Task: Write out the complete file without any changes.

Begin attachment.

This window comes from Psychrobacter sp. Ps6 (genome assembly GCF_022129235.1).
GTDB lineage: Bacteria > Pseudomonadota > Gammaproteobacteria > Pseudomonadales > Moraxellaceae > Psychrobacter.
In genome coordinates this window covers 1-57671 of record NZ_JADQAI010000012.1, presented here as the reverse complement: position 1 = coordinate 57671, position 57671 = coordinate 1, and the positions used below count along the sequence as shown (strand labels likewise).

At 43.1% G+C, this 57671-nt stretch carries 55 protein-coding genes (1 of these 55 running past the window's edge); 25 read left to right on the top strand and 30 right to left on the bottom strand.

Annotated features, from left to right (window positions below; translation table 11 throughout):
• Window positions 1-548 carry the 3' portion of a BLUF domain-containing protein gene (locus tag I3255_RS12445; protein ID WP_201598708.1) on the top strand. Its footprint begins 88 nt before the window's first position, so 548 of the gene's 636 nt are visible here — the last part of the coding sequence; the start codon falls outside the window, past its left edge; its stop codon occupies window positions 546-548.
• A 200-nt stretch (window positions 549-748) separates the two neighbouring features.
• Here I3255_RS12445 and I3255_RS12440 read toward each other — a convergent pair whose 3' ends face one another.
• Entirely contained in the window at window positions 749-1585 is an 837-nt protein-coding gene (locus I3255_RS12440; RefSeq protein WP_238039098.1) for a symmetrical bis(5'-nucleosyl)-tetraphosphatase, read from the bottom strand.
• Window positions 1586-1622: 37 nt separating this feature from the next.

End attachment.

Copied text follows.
This window comes from Psychrobacter sp. Ps6 (genome assembly GCF_022129235.1).
GTDB lineage: Bacteria > Pseudomonadota > Gammaproteobacteria > Pseudomonadales > Moraxellaceae > Psychrobacter.
In genome coordinates this window covers 1-57671 of record NZ_JADQAI010000012.1, presented here as the reverse complement: position 1 = coordinate 57671, position 57671 = coordinate 1, and the positions used below count along the sequence as shown (strand labels likewise).

At 43.1% G+C, this 57671-nt stretch carries 55 protein-coding genes (1 of these 55 running past the window's edge); 25 read left to right on the top strand and 30 right to left on the bottom strand.

Annotated features, from left to right (window positions below; translation table 11 throughout):
• Window positions 1-548 carry the 3' portion of a BLUF domain-containing protein gene (locus tag I3255_RS12445; protein ID WP_201598708.1) on the top strand. Its footprint begins 88 nt before the window's first position, so 548 of the gene's 636 nt are visible here — the last part of the coding sequence; the start codon falls outside the window, past its left edge; its stop codon occupies window positions 546-548.
• A 200-nt stretch (window positions 549-748) separates the two neighbouring features.
• Here I3255_RS12445 and I3255_RS12440 read toward each other — a convergent pair whose 3' ends face one another.
• Entirely contained in the window at window positions 749-1585 is an 837-nt protein-coding gene (locus I3255_RS12440; RefSeq protein WP_238039098.1) for a symmetrical bis(5'-nucleosyl)-tetraphosphatase, read from the bottom strand.
• Window positions 1586-1622: 37 nt separating this feature from the next.